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Thai protesters push on despite charges of royal defamation
25 November 2020, 17:44
Protesters want reform of the monarchy and a new government.
Pro-democracy demonstrators in Thailand again took to the streets of Bangkok on Wednesday, even as the government escalated its legal battle against them.
On Tuesday, police had issued summonses for 12 protest leaders to answer charges of lese majeste, defaming or insulting key members of the royal family.
The offence is punishable by up to 15 years in prison, with most of the protest leaders are already facing multiple charges, ranging from blocking traffic to sedition.
The lese majeste law is controversial, because anyone – not just royals or authorities – can lodge a complaint, so it had in the past been used as a weapon in political vendettas.
But it has not been employed for the past three years, after King Maha Vajiralongkorn informed the government that he did not wish to see its use. The king has not publicly commented on the law since then.
The protesters want the monarchy reformed to make it more accountable. They also want Prime Minister Prayuth Chan-ocha and his government to step down, and for the constitution, which was implemented under a military government, to be amended to make it more democratic.
Several of the leaders wanted by the police were present on Wednesday as protesters gathered in a carnival-like atmosphere next to a bank controlled by the country’s royal family.
The rally was peaceful but less than two hours after it was declared over and many in the crowd were lingering, a man was shot and wounded, according to initial reports of emergency service personnel and witnesses’ accounts and photos posted on social media. It was not clear whether the attack involved a personal dispute or politics.
Many in the months-long protest movement, spearheaded by students, believe the monarchy holds too much power for a constitutional monarchy. But their challenge is fiercely opposed by royalists, including the army, who consider the royal institution an untouchable bedrock of national identity.
During the protest, accessories featuring the image of a yellow rubber duck, a movement icon, could be seen almost everywhere. One protest leader even gave a speech while wearing a duck costume.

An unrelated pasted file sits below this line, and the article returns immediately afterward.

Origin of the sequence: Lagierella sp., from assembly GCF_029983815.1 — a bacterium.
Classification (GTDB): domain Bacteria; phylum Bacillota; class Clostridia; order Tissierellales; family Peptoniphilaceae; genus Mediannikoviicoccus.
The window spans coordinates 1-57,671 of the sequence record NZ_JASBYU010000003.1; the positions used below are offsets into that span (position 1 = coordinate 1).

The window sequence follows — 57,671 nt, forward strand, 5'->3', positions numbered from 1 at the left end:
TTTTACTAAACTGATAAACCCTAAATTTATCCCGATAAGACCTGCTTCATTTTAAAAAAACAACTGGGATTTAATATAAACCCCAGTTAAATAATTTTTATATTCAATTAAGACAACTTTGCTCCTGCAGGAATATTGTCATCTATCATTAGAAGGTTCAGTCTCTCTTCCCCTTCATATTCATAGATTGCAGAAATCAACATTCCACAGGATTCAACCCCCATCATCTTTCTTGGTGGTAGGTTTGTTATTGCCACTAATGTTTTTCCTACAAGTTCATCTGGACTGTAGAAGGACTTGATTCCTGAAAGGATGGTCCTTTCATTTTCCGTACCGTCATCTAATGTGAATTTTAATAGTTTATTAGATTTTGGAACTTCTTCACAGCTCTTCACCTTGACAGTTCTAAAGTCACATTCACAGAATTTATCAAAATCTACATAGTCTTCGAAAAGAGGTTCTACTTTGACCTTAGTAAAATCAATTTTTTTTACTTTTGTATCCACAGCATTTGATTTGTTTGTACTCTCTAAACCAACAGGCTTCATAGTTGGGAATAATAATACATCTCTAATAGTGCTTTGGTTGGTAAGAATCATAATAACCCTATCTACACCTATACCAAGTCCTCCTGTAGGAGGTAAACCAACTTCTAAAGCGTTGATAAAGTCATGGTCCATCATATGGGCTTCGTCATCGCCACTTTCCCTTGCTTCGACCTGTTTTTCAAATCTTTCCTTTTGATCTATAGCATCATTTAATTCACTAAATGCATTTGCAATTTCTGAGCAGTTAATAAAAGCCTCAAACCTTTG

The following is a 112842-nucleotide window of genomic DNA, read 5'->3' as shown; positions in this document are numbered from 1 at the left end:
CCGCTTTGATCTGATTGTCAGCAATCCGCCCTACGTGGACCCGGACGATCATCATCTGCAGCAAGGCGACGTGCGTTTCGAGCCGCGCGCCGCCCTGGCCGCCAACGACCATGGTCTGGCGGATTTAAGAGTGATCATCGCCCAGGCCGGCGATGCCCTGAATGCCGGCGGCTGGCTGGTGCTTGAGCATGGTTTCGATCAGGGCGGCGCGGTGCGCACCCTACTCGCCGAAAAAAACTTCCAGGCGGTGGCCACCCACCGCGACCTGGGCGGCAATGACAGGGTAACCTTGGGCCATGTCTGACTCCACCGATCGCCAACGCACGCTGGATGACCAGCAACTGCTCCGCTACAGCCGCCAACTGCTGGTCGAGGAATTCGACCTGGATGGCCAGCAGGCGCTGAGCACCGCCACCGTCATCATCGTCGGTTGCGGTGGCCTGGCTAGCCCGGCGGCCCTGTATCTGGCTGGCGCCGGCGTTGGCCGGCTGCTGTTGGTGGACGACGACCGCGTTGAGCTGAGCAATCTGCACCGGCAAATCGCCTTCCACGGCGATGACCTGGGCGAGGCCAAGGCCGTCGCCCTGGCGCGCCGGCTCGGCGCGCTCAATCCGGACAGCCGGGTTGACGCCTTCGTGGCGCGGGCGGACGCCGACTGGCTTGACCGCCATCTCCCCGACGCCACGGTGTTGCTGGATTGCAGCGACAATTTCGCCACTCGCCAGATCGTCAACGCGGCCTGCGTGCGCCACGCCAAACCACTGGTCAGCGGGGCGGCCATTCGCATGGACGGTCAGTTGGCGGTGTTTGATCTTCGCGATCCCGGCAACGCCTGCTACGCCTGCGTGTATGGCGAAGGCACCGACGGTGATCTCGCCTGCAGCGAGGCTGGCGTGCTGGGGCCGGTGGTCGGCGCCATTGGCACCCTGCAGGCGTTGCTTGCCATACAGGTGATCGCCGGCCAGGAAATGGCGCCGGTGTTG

The ducks became a symbol of resistance last week when human-size inflatable ducks were brought to a rally outside Parliament and satirically dubbed the protesters’ navy. When police turned water cannons on them, the ducks served as makeshift shields.
At a ceremony at a park in another part of Bangkok, at least 600-700 supporters of the monarchy gathered for a scheduled appearance by the king. He and Queen Suthida have recently been doing street tours where members of the public can see them face to face, an evident attempt to shore up support for the royal institution.
The venue for Wednesday’s pro-democracy rally was changed on Tuesday, with the protest movement announcing that the change of venue was to avoid a confrontation with police and royalist counter demonstrators, which they said they feared could trigger a declaration of martial law or a coup by the military.
A protest rally outside Parliament last week turned chaotic as police fired water cannons and tear gas at the protesters. At least 55 people were hurt, including six reported to have had gunshot wounds. Police denied firing live rounds or rubber bullets.
The next day, several thousand demonstrators gathered outside the national headquarters of the police in central Bangkok to protest against the force used against them.
That rally was non-violent but fuelled royalist outrage at the protest movement, as demonstrators defaced the “Royal Thai Police” sign outside its headquarters and scrawled graffiti and chanted slogans that could be considered derogatory of King Vajiralongkorn.
Protest leaders remained defiant even after being told they were facing lese majeste charges, declaring they would have four more straight days of rallies to pressure the government.